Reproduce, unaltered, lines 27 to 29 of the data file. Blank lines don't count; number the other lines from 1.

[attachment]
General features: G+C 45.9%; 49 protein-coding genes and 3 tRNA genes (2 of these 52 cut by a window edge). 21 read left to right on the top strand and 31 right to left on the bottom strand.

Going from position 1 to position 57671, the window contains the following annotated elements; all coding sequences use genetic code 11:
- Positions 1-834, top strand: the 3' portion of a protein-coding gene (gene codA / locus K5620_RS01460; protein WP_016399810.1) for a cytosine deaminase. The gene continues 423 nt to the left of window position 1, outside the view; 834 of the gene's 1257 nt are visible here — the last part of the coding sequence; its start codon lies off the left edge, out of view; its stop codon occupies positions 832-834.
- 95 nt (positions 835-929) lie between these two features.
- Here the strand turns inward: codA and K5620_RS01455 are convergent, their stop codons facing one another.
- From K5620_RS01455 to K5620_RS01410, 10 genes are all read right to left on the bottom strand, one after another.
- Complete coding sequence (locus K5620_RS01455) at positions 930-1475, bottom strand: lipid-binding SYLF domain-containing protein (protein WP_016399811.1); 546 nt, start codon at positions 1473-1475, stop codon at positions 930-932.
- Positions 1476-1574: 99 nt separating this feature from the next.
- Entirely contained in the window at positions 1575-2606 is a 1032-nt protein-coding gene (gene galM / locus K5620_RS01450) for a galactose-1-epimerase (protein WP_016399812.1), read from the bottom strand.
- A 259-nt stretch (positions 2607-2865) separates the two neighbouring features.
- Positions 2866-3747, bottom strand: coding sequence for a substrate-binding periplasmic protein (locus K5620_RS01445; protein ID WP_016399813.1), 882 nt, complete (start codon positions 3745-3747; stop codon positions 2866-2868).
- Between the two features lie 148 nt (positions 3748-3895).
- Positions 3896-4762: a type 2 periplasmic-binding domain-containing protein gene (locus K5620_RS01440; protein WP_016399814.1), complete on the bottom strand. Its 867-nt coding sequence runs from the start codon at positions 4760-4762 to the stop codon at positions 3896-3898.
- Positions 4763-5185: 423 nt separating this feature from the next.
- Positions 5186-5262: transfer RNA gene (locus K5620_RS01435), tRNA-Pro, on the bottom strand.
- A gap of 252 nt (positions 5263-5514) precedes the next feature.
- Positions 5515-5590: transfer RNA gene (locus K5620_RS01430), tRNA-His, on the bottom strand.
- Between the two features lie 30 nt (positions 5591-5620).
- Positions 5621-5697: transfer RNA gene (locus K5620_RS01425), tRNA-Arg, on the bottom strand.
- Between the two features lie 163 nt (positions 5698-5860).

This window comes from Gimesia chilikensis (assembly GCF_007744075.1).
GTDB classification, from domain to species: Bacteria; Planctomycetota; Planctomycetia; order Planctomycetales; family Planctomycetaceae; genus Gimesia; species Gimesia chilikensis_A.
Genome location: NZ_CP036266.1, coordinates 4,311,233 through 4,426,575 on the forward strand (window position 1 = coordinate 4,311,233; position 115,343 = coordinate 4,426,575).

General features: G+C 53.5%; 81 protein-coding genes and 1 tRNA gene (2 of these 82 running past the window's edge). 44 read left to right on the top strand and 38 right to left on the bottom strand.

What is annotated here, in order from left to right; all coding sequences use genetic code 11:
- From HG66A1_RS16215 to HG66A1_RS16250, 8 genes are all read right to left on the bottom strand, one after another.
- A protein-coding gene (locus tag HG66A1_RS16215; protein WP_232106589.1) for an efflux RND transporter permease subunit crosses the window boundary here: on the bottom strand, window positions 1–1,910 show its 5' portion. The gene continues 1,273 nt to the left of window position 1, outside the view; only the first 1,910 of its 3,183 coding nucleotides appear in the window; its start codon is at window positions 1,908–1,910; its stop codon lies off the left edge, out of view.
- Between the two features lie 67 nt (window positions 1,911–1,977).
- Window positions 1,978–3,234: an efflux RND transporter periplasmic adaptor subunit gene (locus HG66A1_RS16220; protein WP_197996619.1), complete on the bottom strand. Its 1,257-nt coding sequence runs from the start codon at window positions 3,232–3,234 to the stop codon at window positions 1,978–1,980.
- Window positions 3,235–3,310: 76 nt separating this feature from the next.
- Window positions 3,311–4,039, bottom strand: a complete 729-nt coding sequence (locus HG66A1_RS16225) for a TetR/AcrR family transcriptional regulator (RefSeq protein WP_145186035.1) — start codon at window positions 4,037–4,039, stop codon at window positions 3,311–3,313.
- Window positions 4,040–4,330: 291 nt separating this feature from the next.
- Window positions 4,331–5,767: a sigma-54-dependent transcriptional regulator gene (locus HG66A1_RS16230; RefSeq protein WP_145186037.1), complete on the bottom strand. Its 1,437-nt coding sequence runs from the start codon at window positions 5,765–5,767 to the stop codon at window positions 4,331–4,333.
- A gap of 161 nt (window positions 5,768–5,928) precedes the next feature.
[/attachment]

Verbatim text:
- A protein-coding gene (locus tag HG66A1_RS16215; protein WP_232106589.1) for an efflux RND transporter permease subunit crosses the window boundary here: on the bottom strand, window positions 1–1,910 show its 5' portion. The gene continues 1,273 nt to the left of window position 1, outside the view; only the first 1,910 of its 3,183 coding nucleotides appear in the window; its start codon is at window positions 1,908–1,910; its stop codon lies off the left edge, out of view.
- Between the two features lie 67 nt (window positions 1,911–1,977).
- Window positions 1,978–3,234: an efflux RND transporter periplasmic adaptor subunit gene (locus HG66A1_RS16220; protein WP_197996619.1), complete on the bottom strand. Its 1,257-nt coding sequence runs from the start codon at window positions 3,232–3,234 to the stop codon at window positions 1,978–1,980.